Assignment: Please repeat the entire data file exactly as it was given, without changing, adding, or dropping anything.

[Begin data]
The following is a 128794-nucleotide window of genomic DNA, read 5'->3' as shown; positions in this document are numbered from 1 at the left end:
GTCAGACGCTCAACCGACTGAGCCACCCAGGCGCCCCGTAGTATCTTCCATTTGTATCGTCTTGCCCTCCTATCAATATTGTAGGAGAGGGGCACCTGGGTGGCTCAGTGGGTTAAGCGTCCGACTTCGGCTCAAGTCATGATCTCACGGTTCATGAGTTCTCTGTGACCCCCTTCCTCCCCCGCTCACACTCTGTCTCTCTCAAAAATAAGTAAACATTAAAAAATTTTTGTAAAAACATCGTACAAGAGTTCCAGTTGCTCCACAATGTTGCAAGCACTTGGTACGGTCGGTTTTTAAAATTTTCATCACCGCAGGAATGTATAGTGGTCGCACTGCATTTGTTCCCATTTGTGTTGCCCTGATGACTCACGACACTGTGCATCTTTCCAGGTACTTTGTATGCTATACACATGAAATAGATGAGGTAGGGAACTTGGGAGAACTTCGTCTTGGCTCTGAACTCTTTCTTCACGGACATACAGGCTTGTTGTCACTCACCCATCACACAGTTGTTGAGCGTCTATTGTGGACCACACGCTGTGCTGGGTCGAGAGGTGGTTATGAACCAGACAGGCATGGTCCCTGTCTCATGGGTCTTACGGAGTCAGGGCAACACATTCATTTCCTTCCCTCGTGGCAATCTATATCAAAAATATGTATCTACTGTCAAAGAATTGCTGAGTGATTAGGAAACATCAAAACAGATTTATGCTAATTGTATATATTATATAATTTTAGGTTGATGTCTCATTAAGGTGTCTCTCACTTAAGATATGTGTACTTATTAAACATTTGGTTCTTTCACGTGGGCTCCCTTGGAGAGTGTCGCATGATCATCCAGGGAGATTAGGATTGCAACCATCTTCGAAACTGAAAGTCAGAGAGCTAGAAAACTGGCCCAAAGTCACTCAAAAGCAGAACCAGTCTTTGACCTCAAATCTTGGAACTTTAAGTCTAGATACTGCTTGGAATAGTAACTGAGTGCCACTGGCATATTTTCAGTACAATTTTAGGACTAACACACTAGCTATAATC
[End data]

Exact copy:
The following is a 128794-nucleotide window of genomic DNA, read 5'->3' as shown; positions in this document are numbered from 1 at the left end:
GTCAGACGCTCAACCGACTGAGCCACCCAGGCGCCCCGTAGTATCTTCCATTTGTATCGTCTTGCCCTCCTATCAATATTGTAGGAGAGGGGCACCTGGGTGGCTCAGTGGGTTAAGCGTCCGACTTCGGCTCAAGTCATGATCTCACGGTTCATGAGTTCTCTGTGACCCCCTTCCTCCCCCGCTCACACTCTGTCTCTCTCAAAAATAAGTAAACATTAAAAAATTTTTGTAAAAACATCGTACAAGAGTTCCAGTTGCTCCACAATGTTGCAAGCACTTGGTACGGTCGGTTTTTAAAATTTTCATCACCGCAGGAATGTATAGTGGTCGCACTGCATTTGTTCCCATTTGTGTTGCCCTGATGACTCACGACACTGTGCATCTTTCCAGGTACTTTGTATGCTATACACATGAAATAGATGAGGTAGGGAACTTGGGAGAACTTCGTCTTGGCTCTGAACTCTTTCTTCACGGACATACAGGCTTGTTGTCACTCACCCATCACACAGTTGTTGAGCGTCTATTGTGGACCACACGCTGTGCTGGGTCGAGAGGTGGTTATGAACCAGACAGGCATGGTCCCTGTCTCATGGGTCTTACGGAGTCAGGGCAACACATTCATTTCCTTCCCTCGTGGCAATCTATATCAAAAATATGTATCTACTGTCAAAGAATTGCTGAGTGATTAGGAAACATCAAAACAGATTTATGCTAATTGTATATATTATATAATTTTAGGTTGATGTCTCATTAAGGTGTCTCTCACTTAAGATATGTGTACTTATTAAACATTTGGTTCTTTCACGTGGGCTCCCTTGGAGAGTGTCGCATGATCATCCAGGGAGATTAGGATTGCAACCATCTTCGAAACTGAAAGTCAGAGAGCTAGAAAACTGGCCCAAAGTCACTCAAAAGCAGAACCAGTCTTTGACCTCAAATCTTGGAACTTTAAGTCTAGATACTGCTTGGAATAGTAACTGAGTGCCACTGGCATATTTTCAGTACAATTTTAGGACTAACACACTAGCTATAATC